Once pharmacological erection is induced, the examination must follow systematic measurements at 5-minutes intervals until the maximal PSV and minimal EDV have been reached [7,8]. Measurements are made at 5, 10, 15, and 20 minutes at each cavernosal artery, reserving a 30-minutes measurement in cases when a steady state has not been previously achieved . Regarding spectral waveform, early in tumescence, we can see increased systolic and diastolic velocities. As IP increases, diastolic pressure diminishes and the systolic waveform narrows. When IP exceeds diastolic pressure, diastolic waveform will reverse as veno-occlusion occurs. At full rigidity, IP is equal or greater than systolic pressure, producing further narrowing of the systolic peak or eventually interruption to systolic flow, prior to the detumescense phase as diastolic flow returns [1,8]. Patients should be asked about the degree of tumescence and rigidity during the examination and how it compares with the maximal erection he actually is able to attain and maintain at home without pharmaco stimulation [5,6]. When a good quality erection is not achieved (i.e., patient´s anxiety) or when there is a venous leakage pattern on Doppler US, redosing might be considered [6,13]. The incidence of priapism in the context of maximal pharmacological stimulation for diagnostic US can vary from 1% (alprostadil alone) to 10% (trimix). Absence of cavernosal artery flow or a RI greater than 1.0 (absent or reversed diastolic flow) has been shown to be highly specific in predicting priapism and, if noted during the examination, should prompt either immediate treatment or prolonged observation . If the erection exceed 3- to 4-hours, injection of 1 mL phenylephrine solution 200 μg/mL, is given every 3 to 5 minutes until detumescence. The patient should be monitored for symptoms such as hypertension, headache, reflex bradycardia, tachycardia, palpitations or cardiac arrhythmia [5,10].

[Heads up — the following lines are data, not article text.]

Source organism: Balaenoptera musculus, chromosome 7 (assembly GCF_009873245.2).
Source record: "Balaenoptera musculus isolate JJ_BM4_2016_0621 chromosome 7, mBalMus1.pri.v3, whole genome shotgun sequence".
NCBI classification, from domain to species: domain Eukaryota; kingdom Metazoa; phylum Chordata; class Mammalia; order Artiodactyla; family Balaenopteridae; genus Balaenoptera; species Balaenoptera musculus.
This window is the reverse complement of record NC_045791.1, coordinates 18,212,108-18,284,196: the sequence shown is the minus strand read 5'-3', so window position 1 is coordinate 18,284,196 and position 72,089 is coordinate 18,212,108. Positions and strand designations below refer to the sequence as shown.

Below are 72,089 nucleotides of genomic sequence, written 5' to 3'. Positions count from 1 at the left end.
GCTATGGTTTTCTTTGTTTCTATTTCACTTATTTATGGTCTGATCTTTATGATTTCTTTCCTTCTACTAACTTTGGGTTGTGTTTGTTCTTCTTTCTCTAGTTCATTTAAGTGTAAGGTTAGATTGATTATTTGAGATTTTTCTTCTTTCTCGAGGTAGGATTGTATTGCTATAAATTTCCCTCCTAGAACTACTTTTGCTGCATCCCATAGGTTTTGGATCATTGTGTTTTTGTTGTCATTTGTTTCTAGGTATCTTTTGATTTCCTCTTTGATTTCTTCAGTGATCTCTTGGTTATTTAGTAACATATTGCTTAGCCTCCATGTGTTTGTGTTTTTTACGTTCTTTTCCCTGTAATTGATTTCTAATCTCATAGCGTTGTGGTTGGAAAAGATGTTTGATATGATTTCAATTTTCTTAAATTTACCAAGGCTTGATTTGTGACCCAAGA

Anxiety or psychological inhibition frequently hinders the optimal response to ICI. In these cases, sexual stimulation may have a role as an adjunct to ICI, either self-stimulation  or audio-visual stimulation .
Once full erection is attained, another gray scale scan should be performed in order to best visualize penile morphology, anatomy, and abnormalities (i.e., Peyronie´s plaque and curvature).
One significant technical consideration is the Doppler angle. The angle of insonation is inversely related to Doppler shift. As the angle of insonation increases, approaching 90°, the Doppler shift decreases and the calculated blood flow velocity decreases to 0. For example, arterial velocity in the same vessel will be calculated as 20, 25 or 203 cm/sec as the probe-vessel angle changes from 30° to 45° and then to 85Z° . For this reason, to obtain accurate and reproducible measurements the operator must put the angle correction to no more than 60° (Figure 4).
Figure 4: Probe placed longitudinally in the ventral aspect of the penile shaft (A). Before angle correction, the angle is almost perpendicular to the cavernosal artery (80°) (white arrow) and the Doppler box is straight (black arrow) (B). After correcting the angle to no more than 60° (white arrow), by obliquate the Doppler shift, an oblique Doppler box is seen (black arrow) (C).